Windchill is the name used for the deadly combination of wind and cold. In countries with harsh winters like Canada windchill figures are routinely quoted in the news and the word has even become common in weather forecasts in the temperate UK. It is a useful, but often misunderstood, piece of information.
|Wind Speed mph/kph
|Air Temperature °C
|Windchill Temperature °C
A. The Figures
Windchill is quoted as a figure. "The temperature will be zero centigrade, but in the strong breeze the windchill will be minus 8C." This figure of –8C is the combined effect of air temperature and wind on the human body without clothes, on bare skin. Anyone in a bikini will feel the full effects! The raw figures do not apply to clothed parts of the body.
Of course in very cold conditions quoting windchill does have a serious value, as it gives a useful indicator of the danger of frostbite in exposed parts of the body such as face and hands. For example at –30C a 30mph wind will drop the effective temperature for exposed areas to –52C and frostbite can be expected to start affecting them in about five minutes—well worth a warning.
B. What the figures mean
The actual air temperature is not changed by the wind. What changes is the effect on us.
The human body is sometimes compared to a factory which produces heat at its core. As that heat dissipates outwards through the outer parts of the factory, it warms them and grows cooler in the process. When it reaches the outer wall (our skin), it warms that too, then comes into contact with the air outside. If the air is colder than our skin, the last of the spreading heat warms a thin layer of air too before equilibrium is reached with the surrounding temperature and the whole process stops.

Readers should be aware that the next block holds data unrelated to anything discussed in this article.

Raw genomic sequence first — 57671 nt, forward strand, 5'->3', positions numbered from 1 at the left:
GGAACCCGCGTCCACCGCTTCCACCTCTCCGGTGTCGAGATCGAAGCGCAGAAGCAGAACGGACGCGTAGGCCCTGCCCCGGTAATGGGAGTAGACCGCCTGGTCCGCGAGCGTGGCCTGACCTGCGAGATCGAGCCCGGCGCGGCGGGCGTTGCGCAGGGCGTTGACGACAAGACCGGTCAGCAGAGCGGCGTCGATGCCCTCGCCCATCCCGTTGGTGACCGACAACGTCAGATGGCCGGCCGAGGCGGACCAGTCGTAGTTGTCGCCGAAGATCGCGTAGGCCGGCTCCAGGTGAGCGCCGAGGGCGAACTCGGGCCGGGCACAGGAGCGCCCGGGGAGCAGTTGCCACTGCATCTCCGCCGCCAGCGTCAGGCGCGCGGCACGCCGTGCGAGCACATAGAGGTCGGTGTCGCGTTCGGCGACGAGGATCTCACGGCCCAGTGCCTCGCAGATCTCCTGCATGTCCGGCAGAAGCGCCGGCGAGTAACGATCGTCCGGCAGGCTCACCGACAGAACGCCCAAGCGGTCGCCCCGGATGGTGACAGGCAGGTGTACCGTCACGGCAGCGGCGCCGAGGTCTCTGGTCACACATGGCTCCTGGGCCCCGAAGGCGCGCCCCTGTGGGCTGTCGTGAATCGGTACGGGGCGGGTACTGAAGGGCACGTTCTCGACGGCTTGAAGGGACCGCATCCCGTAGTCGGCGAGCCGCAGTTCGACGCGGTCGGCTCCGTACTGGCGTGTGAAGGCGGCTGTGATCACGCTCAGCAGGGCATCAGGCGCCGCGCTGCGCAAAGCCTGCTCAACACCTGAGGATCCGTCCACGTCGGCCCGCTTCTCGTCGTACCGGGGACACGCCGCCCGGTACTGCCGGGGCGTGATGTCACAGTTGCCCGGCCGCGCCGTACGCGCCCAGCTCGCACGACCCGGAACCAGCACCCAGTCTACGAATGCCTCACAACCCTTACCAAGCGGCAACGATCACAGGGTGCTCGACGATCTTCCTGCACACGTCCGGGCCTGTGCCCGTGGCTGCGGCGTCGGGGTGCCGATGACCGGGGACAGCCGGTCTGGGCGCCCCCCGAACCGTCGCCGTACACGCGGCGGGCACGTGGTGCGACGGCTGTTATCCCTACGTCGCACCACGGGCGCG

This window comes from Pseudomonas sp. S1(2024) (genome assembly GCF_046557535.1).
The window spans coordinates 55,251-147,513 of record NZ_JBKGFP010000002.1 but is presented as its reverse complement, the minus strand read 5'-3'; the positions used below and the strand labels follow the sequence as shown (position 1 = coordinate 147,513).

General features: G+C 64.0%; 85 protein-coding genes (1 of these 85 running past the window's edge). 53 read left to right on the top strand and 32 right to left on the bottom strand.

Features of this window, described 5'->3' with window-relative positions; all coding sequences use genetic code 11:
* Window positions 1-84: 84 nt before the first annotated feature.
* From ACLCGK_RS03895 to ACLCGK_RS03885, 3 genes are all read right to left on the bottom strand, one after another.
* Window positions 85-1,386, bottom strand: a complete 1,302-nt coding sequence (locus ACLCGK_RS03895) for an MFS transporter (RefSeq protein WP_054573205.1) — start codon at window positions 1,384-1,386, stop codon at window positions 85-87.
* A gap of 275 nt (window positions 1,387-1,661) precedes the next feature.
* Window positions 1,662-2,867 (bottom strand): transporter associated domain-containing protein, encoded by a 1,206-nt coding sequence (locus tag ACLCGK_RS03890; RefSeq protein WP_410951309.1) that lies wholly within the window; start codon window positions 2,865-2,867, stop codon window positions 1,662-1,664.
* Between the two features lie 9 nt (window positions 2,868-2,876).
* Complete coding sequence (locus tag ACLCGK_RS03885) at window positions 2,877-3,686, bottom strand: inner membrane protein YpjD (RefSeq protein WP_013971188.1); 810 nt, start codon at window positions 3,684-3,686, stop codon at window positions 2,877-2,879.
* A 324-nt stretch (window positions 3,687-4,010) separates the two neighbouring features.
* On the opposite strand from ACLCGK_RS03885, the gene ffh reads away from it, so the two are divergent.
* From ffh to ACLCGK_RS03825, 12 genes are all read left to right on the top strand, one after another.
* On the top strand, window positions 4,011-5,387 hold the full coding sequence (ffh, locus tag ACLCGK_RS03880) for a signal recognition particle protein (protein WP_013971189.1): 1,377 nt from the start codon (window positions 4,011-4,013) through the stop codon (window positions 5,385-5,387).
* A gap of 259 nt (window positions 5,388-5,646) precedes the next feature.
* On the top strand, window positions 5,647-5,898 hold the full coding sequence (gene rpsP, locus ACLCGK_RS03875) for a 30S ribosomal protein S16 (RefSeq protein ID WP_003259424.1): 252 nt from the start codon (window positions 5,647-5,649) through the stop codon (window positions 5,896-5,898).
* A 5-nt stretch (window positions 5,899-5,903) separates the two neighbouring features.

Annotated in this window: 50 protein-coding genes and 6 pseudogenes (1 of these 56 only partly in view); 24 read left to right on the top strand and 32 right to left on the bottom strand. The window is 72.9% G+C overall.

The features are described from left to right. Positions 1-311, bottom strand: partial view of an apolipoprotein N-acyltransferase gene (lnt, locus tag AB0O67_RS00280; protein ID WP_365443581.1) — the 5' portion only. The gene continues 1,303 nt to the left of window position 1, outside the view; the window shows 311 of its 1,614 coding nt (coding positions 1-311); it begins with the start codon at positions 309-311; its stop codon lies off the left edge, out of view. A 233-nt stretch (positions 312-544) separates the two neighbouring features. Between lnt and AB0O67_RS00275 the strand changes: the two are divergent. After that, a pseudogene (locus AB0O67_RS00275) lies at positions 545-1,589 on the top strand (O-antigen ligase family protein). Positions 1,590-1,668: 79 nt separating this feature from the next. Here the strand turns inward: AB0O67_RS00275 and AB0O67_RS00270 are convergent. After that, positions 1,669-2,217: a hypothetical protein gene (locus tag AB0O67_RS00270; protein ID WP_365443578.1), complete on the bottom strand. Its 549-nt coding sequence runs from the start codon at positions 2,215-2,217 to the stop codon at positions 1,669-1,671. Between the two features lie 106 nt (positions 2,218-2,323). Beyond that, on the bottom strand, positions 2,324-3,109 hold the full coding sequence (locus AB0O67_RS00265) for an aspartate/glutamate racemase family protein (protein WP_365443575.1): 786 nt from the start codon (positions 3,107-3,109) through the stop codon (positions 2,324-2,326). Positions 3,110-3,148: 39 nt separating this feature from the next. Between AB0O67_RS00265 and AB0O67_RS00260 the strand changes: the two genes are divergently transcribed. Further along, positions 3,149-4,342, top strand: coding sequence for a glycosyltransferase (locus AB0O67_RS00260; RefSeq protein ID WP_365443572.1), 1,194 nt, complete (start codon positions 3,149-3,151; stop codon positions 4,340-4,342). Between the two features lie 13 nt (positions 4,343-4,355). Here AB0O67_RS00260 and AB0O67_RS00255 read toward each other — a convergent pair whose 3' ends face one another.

This layer of air, this mini-atmosphere, surrounds our bodies all the time and adds roughly the equivalent of a thin wool sweater (about 0.8 Clo) to our insulation. The first action of wind is to strip away this invisible outer layer. A 10mph wind is enough to remove about 70% of it: at 50mph it will remove 90%. This is the basic message that windchill figures are trying to convey—what little natural insulation we have to protect our exposed parts is soon gone as the wind rises.
But few people go out naked in cold weather. We wear clothing, often thick clothing, which can provide up to another 5 or 6 Clos of insulation. And if the outer fabric can keep out the wind, it appears that whatever the windspeed all we are at risk of losing is the minor amount of insulation from our 'atmosphere'. For the 90% of our body which is clothed wind will make no appreciable difference. So take care of hands and feet, and then ignore windchill. Is it this simple? Not quite.
C. Windchill and Clothing—Figures